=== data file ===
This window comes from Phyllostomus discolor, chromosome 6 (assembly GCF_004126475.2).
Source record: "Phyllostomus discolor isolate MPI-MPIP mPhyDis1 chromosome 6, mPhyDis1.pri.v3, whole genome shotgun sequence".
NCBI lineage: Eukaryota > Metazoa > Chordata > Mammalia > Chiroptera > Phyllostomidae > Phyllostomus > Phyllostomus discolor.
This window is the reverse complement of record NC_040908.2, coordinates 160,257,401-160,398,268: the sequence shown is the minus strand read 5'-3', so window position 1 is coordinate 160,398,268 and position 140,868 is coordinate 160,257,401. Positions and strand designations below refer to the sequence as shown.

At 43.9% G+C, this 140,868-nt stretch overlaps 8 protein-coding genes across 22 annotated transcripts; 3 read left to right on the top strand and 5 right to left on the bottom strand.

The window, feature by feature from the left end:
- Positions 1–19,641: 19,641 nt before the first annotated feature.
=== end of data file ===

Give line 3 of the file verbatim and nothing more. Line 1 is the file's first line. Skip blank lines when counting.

NCBI lineage: Eukaryota > Metazoa > Chordata > Mammalia > Chiroptera > Phyllostomidae > Phyllostomus > Phyllostomus discolor.